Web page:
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Master of Science/Dietetic Internship

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Center for Recovery, Physical Activity & Nutrition (CeRPAN)

Contact Info

Dept. of Nutrition & Metabolism
School of Health Professions
University of Texas Medical Branch at Galveston
301 University Boulevard
Galveston, TX 77555-1124

P: 409-772-2578
F: 409-772-2577


UTMB receives "Military Friendly" designation
To learn more about this designation or the Veterans Resource Group, email veterans@utmb.edu.

Military Friendly School Designation Logo

Doug Paddon-Jones, PhD

paddon-jones

Dr. Paddon-Jones is a Professor in the Department of Nutrition, Senior Fellow of the Sealy Center on Aging, and Director of the Physical Activity and Functional Recovery Translational Research Laboratory at the University of Texas Medical Branch. He completed an undergraduate degree in Medical Imaging (Queensland University of Technology, 1989) a bachelor's degree with 1st class honors in Physiology (The University of Queensland, 1994), a master's degree in Exercise Physiology (Ball State University, 1997) and a PhD in Human Movement Studies (The University of Queensland, 1999). Dr. Paddon-Jones completed his Postdoctoral training in the Metabolism Unit, Shriners Burns Hospital at UTMB. In 2001, Dr. Paddon-Jones joined the faculty of UTMB as an assistant professor of surgery.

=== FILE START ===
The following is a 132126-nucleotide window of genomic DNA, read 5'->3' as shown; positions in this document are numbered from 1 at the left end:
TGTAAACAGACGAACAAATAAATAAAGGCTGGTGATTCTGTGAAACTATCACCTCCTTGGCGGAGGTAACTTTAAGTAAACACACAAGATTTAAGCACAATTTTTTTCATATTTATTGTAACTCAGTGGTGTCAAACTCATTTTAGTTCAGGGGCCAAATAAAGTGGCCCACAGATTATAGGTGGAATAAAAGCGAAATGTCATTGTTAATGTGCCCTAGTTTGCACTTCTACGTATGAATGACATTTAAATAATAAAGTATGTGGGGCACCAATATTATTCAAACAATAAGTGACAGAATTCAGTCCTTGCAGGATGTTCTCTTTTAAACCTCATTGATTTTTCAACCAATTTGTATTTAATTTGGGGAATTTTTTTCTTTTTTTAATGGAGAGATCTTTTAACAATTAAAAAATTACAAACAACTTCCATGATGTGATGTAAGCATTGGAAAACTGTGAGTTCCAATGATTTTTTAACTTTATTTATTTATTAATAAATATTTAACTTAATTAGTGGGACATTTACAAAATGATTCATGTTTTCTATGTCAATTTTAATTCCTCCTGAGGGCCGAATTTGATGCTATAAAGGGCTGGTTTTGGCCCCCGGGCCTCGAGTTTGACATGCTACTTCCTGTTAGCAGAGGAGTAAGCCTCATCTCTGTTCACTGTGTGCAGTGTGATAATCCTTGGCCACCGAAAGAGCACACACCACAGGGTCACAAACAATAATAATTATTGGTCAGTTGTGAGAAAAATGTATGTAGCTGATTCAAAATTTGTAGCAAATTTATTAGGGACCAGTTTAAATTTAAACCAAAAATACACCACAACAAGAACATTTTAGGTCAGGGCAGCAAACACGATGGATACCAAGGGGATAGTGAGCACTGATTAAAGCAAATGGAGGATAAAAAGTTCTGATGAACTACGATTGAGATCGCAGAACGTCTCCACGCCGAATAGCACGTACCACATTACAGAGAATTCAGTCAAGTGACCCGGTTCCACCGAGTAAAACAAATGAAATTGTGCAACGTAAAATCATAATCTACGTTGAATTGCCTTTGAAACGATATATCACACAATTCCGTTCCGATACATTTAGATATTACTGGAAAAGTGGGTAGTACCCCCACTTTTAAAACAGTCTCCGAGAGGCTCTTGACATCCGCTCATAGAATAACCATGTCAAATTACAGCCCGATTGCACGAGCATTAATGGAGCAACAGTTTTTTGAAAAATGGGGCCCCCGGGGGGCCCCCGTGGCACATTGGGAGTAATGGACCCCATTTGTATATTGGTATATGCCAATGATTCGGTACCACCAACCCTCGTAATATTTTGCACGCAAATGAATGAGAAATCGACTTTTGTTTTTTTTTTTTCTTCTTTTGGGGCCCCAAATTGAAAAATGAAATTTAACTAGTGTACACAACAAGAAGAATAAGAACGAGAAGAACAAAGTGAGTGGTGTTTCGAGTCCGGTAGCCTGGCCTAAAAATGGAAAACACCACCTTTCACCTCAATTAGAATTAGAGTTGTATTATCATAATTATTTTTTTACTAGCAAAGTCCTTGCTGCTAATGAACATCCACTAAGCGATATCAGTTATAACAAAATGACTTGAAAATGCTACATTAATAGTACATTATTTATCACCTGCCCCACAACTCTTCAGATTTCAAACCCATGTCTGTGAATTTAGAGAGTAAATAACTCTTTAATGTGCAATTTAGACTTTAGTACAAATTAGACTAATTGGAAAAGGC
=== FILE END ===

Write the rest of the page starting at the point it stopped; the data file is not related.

His research focuses on the regulation of muscle mass and function in healthy and clinical populations and was recognized for this work with the Vernon R. Young International Award for Amino Acid Research in 2006. He served on the Planning Committee for the Institute of Medicine (IOM) Workshop on Nutrition and Healthy Aging in the Community and is a current Scientific Advisory Board member for several groups including the National Dairy Council and the American Egg Board.

Dr. Paddon-Jones is a frequent invited speaker at national and international conferences. He has published numerous manuscripts, book chapters and review papers on topics including the sarcopenia of aging, protein metabolism, and the physiology of physical inactivity and bed rest. His research program is funded by the NIH (RO1, R21) and several industry sponsors.